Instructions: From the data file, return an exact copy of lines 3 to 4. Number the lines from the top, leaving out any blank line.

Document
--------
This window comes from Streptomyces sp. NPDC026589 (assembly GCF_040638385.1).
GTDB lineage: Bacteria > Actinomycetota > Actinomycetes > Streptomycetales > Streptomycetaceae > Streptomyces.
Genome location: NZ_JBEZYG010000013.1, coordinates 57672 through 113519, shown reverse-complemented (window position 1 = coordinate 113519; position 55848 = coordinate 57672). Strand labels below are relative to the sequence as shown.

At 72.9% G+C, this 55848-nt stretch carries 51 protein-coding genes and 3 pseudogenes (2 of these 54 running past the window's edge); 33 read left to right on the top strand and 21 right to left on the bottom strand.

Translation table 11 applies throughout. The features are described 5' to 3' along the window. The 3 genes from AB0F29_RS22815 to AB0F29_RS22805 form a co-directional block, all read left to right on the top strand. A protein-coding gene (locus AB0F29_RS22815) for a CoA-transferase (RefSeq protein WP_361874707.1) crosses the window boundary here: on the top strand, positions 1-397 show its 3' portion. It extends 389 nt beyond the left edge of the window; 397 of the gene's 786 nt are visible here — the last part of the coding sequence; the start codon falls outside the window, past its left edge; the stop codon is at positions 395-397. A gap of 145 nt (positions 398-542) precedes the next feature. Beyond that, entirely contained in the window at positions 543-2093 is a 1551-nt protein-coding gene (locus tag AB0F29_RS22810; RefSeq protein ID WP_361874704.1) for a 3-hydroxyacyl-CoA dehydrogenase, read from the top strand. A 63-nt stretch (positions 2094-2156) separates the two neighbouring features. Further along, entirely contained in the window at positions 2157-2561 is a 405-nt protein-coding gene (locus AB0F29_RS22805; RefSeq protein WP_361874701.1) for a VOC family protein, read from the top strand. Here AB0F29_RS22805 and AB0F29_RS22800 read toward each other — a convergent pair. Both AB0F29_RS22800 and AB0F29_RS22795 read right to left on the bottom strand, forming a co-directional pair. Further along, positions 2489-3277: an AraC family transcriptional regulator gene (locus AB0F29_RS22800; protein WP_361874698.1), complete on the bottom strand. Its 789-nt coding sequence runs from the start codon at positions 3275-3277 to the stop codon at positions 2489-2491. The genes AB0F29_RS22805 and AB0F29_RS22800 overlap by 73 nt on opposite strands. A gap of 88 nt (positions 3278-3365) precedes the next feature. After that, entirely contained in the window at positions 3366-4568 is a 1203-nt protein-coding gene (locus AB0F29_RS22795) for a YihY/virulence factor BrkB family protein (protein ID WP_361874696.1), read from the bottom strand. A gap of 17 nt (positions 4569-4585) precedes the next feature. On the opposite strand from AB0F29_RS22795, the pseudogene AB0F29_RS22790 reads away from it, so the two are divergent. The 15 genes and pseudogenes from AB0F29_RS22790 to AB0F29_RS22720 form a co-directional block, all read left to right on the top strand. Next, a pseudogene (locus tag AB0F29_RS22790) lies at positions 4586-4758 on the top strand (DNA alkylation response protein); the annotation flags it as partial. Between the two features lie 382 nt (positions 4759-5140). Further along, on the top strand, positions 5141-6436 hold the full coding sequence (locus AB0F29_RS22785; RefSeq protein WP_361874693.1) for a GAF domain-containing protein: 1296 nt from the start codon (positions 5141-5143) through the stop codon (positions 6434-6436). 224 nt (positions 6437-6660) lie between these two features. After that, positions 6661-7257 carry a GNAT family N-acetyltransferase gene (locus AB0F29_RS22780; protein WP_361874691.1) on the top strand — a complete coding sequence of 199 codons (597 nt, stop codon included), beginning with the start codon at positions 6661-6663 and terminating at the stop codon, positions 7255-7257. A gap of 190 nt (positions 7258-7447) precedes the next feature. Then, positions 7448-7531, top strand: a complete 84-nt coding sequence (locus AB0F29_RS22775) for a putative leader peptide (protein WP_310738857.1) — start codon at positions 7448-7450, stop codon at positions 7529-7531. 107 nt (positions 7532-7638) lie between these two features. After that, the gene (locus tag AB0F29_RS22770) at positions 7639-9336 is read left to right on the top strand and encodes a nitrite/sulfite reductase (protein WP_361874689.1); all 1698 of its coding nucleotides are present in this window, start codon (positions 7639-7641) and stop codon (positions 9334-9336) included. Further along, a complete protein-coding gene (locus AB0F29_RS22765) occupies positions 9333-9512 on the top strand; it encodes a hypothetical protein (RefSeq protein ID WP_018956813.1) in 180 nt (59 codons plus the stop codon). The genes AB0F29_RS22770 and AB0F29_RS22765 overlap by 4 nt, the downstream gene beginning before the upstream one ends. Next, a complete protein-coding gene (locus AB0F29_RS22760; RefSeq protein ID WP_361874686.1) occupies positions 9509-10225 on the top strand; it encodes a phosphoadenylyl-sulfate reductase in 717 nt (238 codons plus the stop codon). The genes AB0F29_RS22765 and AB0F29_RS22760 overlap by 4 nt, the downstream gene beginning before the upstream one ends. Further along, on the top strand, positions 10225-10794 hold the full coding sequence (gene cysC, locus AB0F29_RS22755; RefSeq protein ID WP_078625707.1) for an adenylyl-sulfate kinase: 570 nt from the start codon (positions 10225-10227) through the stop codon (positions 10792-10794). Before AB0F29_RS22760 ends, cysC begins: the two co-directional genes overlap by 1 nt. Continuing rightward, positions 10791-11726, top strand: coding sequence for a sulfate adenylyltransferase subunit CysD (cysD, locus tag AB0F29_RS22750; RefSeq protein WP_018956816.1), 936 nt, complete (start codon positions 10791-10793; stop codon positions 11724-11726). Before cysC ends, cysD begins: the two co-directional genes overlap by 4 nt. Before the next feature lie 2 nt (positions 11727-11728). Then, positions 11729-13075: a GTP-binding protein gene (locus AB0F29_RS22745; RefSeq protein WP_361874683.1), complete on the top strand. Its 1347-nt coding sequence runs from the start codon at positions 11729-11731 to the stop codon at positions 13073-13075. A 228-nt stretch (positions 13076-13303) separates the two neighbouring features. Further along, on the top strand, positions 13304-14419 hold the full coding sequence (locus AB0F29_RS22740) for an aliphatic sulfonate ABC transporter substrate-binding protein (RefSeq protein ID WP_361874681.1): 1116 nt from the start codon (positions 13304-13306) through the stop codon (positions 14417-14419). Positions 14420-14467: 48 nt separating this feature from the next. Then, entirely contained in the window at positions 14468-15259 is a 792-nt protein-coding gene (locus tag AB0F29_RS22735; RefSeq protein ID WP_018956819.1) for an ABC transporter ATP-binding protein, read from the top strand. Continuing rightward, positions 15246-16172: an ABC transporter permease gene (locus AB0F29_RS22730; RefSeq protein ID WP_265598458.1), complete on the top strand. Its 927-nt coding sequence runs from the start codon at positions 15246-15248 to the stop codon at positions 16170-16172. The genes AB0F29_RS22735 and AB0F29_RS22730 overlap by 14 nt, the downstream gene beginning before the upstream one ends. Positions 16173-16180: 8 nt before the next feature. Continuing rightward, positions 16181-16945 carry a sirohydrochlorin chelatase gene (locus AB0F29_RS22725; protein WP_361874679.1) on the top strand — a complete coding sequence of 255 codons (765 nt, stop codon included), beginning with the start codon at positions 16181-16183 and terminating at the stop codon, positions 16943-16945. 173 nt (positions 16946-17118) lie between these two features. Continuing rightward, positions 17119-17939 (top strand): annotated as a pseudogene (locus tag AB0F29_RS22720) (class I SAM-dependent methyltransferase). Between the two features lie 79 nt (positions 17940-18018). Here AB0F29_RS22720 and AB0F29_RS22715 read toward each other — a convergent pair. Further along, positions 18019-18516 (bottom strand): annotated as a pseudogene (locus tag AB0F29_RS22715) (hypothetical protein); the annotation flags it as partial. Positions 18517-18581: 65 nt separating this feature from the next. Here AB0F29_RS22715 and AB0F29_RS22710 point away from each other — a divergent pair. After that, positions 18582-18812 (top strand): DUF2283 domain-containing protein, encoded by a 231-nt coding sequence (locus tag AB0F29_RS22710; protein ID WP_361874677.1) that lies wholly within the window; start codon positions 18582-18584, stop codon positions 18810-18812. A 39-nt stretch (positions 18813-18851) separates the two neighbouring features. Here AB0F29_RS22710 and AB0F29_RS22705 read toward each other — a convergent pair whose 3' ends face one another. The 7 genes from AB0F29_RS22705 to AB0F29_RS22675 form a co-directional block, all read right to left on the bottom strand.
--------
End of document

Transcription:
Genome location: NZ_JBEZYG010000013.1, coordinates 57672 through 113519, shown reverse-complemented (window position 1 = coordinate 113519; position 55848 = coordinate 57672). Strand labels below are relative to the sequence as shown.

At 72.9% G+C, this 55848-nt stretch carries 51 protein-coding genes and 3 pseudogenes (2 of these 54 running past the window's edge); 33 read left to right on the top strand and 21 right to left on the bottom strand.